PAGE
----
However, with great care, our conservation team has been uncovering key details to understand more about what happened to it before it went into the ground. What remains of the bases of some of the first cauldrons to be examined suggested that they had a relatively regular-shaped, roughly circular edge to the base piece join on both sides. This cauldron (seen in the video below) showed something different.
Getting to the bottom of the Glenfield Park cauldrons
Conservation and scientific analysis work on a group of 11 remarkable Iron Age cauldrons uncovered at Glenfield Park continues to shed light on the construction and repair of these impressive metal objects. Thought to date to the 4th-3rd centuries BC, the ancient artefacts were found in 2013 at an archaeological site on the fringes of Leicester by a team from ULAS.
Investigations have revealed that at least four of the five cauldrons examined to date have a separate, copper alloy base piece riveted to their bottom. This is not the first time this feature has been observed – for example many of the Iron Age cauldrons excavated at Chiseldon in Wiltshire in 2005 were also found to have one or more separate pieces forming the base.
This trait is particularly interesting because it is a common feature but its purpose is not always clear. It could represent repair work, following common damage caused through years of use, but there are other possibilities: might this be a repair carried out during the manufacturing process? – Analysis of the Glenfield cauldrons examined so far shows that their metal was hammered out as thin as up to 0.2 of a mm so it is easy to see how vulnerable this would make them to damage while they were being made - or could it even be a design feature, added intentionally from the start?
The most recent cauldron to be micro-excavated proved challenging; like all the Glenfield Park cauldrons it was heavily corroded and set in hardened clay soil. CT scans showed this one was deposited upside down, had been pushed down through its rim and was crushed almost flat, with a large area of loss on one side.
Part of the upper section of the bowl ends in a surprisingly ragged lower edge, one end of which seems to have been cut to extend outwards beyond the curve of the join. On turning the cauldron and excavating the exterior, the picture became clearer: the separate base piece was attached to the outside, its edge and riveting corresponding to the ragged edge on the interior and ancient tears to the base piece. The uneven edge at the join – contrasting greatly with neatly finished edges elsewhere on the cauldron – strongly suggests there has been some serious tearing to an area near the bottom of the cauldron and the join has repaired this. This helps support the view that such base pieces were added as repairs rather than as a decorative feature.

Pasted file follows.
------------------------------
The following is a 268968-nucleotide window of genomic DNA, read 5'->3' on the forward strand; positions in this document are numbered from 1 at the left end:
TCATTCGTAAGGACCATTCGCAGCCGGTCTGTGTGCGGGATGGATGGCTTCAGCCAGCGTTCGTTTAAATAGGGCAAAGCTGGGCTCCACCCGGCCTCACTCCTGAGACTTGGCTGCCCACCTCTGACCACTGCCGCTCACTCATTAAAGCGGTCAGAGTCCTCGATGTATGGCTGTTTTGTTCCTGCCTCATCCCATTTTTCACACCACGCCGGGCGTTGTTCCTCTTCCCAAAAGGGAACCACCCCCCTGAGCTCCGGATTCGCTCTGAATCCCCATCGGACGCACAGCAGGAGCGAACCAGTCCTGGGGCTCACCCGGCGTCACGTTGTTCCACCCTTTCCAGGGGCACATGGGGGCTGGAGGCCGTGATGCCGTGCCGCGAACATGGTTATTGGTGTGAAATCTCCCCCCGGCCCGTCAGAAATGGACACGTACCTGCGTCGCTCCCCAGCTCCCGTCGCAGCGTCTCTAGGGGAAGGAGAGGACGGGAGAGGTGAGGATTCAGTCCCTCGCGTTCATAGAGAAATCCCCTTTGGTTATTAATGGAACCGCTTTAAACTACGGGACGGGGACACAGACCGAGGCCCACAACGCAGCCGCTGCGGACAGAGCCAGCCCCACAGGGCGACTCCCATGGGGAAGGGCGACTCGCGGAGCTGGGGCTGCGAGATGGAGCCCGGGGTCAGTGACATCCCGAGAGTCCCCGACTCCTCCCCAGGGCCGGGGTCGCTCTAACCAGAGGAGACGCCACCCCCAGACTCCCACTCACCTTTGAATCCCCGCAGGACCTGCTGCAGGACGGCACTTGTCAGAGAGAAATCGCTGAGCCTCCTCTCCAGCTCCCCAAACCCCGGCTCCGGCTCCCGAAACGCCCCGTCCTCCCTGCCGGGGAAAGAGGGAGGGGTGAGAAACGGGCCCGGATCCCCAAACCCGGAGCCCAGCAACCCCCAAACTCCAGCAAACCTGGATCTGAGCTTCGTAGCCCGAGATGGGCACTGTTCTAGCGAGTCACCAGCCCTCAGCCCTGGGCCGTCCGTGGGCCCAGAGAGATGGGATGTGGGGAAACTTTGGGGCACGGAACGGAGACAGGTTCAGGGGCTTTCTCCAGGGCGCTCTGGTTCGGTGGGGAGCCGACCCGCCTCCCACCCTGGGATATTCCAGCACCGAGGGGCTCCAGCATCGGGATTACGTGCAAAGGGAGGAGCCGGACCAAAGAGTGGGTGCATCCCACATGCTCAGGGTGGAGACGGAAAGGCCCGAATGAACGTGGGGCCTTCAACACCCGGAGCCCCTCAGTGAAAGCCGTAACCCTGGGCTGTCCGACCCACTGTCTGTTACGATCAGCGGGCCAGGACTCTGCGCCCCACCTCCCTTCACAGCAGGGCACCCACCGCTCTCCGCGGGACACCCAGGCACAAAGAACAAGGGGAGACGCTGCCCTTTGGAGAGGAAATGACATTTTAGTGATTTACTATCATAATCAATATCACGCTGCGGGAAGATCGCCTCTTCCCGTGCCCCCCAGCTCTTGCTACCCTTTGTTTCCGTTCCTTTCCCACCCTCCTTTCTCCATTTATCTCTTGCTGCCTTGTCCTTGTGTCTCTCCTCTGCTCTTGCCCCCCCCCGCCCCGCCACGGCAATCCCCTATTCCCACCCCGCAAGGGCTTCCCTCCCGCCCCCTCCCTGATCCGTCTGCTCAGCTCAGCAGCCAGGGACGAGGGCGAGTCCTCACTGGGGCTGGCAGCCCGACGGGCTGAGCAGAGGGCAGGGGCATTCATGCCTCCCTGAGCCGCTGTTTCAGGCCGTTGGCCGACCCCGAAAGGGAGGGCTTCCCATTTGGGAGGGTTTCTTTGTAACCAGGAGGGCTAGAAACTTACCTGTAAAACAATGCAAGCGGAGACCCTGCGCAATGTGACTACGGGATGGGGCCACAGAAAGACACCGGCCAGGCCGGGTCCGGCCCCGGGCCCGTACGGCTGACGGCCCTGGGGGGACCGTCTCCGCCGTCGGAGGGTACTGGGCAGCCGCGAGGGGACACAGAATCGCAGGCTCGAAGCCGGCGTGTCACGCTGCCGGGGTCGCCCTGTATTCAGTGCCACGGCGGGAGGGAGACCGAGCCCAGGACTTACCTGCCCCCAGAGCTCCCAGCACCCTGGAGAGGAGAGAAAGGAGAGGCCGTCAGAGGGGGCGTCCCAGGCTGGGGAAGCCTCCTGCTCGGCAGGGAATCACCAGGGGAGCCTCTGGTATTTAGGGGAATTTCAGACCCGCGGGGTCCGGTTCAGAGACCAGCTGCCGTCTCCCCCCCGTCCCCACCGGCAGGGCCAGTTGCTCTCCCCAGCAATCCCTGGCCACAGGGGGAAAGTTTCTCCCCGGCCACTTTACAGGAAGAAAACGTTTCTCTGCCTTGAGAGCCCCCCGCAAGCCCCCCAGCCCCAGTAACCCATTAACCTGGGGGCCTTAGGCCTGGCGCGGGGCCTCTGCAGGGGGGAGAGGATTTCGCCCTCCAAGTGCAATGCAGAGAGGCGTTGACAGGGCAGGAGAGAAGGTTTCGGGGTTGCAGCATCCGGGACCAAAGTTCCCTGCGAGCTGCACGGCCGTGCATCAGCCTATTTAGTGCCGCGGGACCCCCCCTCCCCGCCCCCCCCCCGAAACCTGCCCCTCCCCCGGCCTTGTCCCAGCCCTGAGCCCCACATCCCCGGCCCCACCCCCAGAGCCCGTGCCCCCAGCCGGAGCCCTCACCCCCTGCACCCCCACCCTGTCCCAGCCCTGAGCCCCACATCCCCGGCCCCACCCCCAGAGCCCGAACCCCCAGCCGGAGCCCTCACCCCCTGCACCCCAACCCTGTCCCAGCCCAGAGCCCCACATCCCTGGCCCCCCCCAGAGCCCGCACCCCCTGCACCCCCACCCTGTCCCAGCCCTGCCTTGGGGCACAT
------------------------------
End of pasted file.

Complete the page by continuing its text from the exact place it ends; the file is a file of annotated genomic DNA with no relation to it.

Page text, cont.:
Analysis by scientists at the British Museum of samples taken from the upper section and first base piece indicate that the composition and microstructure of both sections are similar enough to have been worked from the same cast blank. This means it is very likely that the bottom of the cauldron was cut off and riveted back on as a neat way to mend a torn base.
As micro-excavation continued, another surprise; the remains of a second base-piece was uncovered, a smaller, roughly circular piece, running parallel below the first. Analysis shows that this piece has a different microstructure to the first base piece and the rest of the copper alloy bowl, so it is likely that it did not come from the original cauldron bowl. Perhaps in the area lower down the damage was too great to save the bottom and a new piece had to be added.
We cannot yet tell for sure when these repairs took place. Was the base cut off and reattached and a piece added to the bottom while it was being made, or sometime later after the cauldron had been in use? Both are possible. It’s equally possible that the first base piece was reattached and the lower base piece added much later.
What seems clear is that the fabric of these cauldrons was valuable enough to be worth reusing if possible in the face of damage, rather than throwing away and starting again. Also, that although new pieces could be added, these Iron Age craftspeople sometimes chose to use the same piece from the bottom of the cauldron, cut off and riveted back into place. This seems easier than working a new piece into shape for large areas and re-cutting the base would have saved precious resources. In fact, if an appropriate replacement was unavailable, this could also have been the only option.
Work on the assemblage continues and our understanding may continue to develop and take new directions as we continue to reveal the secrets of these very special vessels.
The Glenfield Park Project is funded by the developer, Wilson Bowden Developments Ltd. For more information about the cauldrons and their discovery visit the ULAS website.
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